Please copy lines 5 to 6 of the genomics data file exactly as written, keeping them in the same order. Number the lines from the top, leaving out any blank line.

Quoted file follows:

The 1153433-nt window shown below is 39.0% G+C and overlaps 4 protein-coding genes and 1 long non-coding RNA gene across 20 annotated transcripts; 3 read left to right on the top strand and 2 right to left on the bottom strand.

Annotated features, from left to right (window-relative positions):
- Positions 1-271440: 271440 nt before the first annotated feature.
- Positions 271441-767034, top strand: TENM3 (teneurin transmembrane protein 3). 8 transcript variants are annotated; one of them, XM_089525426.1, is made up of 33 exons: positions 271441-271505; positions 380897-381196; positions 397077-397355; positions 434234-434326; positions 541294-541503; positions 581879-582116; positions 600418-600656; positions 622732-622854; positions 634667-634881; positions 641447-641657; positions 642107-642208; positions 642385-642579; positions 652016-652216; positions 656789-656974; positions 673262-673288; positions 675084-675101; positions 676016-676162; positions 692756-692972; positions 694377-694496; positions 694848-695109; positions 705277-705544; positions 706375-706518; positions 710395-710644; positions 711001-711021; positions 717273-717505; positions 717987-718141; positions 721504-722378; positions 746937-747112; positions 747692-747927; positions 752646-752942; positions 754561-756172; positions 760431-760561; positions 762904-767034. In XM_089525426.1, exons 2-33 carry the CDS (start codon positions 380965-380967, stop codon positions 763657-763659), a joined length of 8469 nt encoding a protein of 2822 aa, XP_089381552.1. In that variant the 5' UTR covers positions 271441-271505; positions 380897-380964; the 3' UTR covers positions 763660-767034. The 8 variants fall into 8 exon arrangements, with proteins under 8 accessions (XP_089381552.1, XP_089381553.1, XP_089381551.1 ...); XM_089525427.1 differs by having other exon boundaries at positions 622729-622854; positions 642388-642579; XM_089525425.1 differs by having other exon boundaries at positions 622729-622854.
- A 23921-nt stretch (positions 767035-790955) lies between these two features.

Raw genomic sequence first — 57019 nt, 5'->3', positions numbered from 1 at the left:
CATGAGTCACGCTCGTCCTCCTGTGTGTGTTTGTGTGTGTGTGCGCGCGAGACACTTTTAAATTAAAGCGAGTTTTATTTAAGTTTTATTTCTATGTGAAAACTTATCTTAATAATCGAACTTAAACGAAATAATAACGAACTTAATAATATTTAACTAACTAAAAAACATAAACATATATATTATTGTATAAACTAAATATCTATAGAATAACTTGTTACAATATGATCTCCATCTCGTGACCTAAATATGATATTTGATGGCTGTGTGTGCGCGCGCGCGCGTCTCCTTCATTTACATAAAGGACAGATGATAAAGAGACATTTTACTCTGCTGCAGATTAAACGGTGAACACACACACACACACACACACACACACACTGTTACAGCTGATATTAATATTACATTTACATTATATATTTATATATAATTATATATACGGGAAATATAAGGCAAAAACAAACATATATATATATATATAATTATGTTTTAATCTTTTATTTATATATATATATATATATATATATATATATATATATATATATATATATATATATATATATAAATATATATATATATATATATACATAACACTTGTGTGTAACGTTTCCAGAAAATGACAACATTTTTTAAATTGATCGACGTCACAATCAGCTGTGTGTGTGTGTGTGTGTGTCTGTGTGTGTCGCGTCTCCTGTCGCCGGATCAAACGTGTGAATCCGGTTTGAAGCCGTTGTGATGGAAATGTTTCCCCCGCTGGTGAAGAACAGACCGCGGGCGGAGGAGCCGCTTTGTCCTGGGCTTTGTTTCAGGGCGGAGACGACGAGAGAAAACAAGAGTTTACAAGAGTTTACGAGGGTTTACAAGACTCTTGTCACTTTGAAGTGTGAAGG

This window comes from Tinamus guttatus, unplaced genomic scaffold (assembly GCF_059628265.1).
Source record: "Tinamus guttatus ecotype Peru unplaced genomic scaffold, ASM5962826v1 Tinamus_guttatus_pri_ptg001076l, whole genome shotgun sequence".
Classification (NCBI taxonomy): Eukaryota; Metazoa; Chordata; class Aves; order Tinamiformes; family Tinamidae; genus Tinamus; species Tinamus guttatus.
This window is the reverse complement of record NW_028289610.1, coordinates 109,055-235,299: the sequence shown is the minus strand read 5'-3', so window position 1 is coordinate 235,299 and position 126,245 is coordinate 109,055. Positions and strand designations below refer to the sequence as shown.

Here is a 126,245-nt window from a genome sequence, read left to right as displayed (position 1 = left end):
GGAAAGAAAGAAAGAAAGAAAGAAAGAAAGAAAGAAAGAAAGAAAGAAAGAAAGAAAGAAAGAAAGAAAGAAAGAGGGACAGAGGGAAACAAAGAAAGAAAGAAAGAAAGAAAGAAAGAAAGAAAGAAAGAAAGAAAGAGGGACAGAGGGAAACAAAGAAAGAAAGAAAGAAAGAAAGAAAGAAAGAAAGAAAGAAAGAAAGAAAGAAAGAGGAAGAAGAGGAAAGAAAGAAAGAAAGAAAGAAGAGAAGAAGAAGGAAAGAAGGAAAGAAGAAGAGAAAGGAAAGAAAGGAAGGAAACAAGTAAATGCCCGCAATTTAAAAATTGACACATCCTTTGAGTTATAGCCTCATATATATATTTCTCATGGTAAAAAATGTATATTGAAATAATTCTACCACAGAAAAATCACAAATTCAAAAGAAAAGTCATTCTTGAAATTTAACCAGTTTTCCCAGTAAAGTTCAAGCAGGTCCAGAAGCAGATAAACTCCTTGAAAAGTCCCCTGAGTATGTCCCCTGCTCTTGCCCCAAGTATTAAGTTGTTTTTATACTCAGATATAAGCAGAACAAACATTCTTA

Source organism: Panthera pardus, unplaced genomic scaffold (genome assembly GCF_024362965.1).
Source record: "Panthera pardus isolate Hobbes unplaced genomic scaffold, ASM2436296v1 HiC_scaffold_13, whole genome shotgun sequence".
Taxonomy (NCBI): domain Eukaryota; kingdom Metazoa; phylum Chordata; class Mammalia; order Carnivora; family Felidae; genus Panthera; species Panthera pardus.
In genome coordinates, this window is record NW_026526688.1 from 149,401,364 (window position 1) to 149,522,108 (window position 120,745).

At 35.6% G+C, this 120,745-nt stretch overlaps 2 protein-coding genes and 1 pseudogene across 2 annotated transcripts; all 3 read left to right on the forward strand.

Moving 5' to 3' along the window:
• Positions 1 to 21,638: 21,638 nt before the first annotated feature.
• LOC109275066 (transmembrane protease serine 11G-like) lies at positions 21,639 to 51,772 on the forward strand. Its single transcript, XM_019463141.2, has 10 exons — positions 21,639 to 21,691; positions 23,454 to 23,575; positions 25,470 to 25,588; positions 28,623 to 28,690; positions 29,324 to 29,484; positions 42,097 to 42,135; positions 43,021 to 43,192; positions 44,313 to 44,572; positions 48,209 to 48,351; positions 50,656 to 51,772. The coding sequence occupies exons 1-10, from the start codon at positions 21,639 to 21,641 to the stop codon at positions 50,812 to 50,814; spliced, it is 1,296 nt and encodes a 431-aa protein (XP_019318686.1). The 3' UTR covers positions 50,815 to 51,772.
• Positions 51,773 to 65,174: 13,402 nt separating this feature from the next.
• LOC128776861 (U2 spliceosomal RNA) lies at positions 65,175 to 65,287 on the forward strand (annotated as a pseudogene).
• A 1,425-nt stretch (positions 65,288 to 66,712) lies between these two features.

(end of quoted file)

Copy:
- A 23921-nt stretch (positions 767035-790955) lies between these two features.

Raw genomic sequence first — 57019 nt, 5'->3', positions numbered from 1 at the left: